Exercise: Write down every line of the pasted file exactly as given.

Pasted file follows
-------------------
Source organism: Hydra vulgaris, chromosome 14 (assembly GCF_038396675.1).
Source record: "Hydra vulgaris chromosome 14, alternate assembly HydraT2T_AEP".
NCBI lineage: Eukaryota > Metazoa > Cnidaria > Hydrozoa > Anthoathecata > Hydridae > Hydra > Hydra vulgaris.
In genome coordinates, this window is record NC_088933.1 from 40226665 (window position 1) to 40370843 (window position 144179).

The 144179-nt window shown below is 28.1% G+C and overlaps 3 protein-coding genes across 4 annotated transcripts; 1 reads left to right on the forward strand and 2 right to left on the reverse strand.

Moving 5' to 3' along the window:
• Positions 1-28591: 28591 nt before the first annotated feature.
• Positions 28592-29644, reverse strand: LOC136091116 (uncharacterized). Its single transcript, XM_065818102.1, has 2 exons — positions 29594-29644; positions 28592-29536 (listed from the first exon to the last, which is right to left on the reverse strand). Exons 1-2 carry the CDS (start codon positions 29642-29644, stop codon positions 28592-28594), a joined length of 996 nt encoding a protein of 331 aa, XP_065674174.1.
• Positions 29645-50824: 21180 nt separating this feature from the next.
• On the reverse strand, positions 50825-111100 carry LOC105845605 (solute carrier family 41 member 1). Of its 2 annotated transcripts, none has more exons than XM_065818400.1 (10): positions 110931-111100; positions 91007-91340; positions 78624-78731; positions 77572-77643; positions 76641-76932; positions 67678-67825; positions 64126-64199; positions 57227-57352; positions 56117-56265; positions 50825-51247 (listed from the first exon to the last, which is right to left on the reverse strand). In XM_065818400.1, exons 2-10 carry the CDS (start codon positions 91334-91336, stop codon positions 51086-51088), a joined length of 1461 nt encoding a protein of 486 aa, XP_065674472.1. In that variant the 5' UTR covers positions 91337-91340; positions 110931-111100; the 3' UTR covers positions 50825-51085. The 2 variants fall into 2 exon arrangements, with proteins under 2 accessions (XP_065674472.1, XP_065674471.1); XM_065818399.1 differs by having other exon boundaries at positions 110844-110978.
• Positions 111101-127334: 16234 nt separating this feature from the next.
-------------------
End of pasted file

Source organism: Hydra vulgaris, chromosome 14 (assembly GCF_038396675.1).
Source record: "Hydra vulgaris chromosome 14, alternate assembly HydraT2T_AEP".
NCBI lineage: Eukaryota > Metazoa > Cnidaria > Hydrozoa > Anthoathecata > Hydridae > Hydra > Hydra vulgaris.
In genome coordinates, this window is record NC_088933.1 from 40226665 (window position 1) to 40370843 (window position 144179).

The 144179-nt window shown below is 28.1% G+C and overlaps 3 protein-coding genes across 4 annotated transcripts; 1 reads left to right on the forward strand and 2 right to left on the reverse strand.

Moving 5' to 3' along the window:
• Positions 1-28591: 28591 nt before the first annotated feature.
• Positions 28592-29644, reverse strand: LOC136091116 (uncharacterized). Its single transcript, XM_065818102.1, has 2 exons — positions 29594-29644; positions 28592-29536 (listed from the first exon to the last, which is right to left on the reverse strand). Exons 1-2 carry the CDS (start codon positions 29642-29644, stop codon positions 28592-28594), a joined length of 996 nt encoding a protein of 331 aa, XP_065674174.1.
• Positions 29645-50824: 21180 nt separating this feature from the next.
• On the reverse strand, positions 50825-111100 carry LOC105845605 (solute carrier family 41 member 1). Of its 2 annotated transcripts, none has more exons than XM_065818400.1 (10): positions 110931-111100; positions 91007-91340; positions 78624-78731; positions 77572-77643; positions 76641-76932; positions 67678-67825; positions 64126-64199; positions 57227-57352; positions 56117-56265; positions 50825-51247 (listed from the first exon to the last, which is right to left on the reverse strand). In XM_065818400.1, exons 2-10 carry the CDS (start codon positions 91334-91336, stop codon positions 51086-51088), a joined length of 1461 nt encoding a protein of 486 aa, XP_065674472.1. In that variant the 5' UTR covers positions 91337-91340; positions 110931-111100; the 3' UTR covers positions 50825-51085. The 2 variants fall into 2 exon arrangements, with proteins under 2 accessions (XP_065674472.1, XP_065674471.1); XM_065818399.1 differs by having other exon boundaries at positions 110844-110978.
• Positions 111101-127334: 16234 nt separating this feature from the next.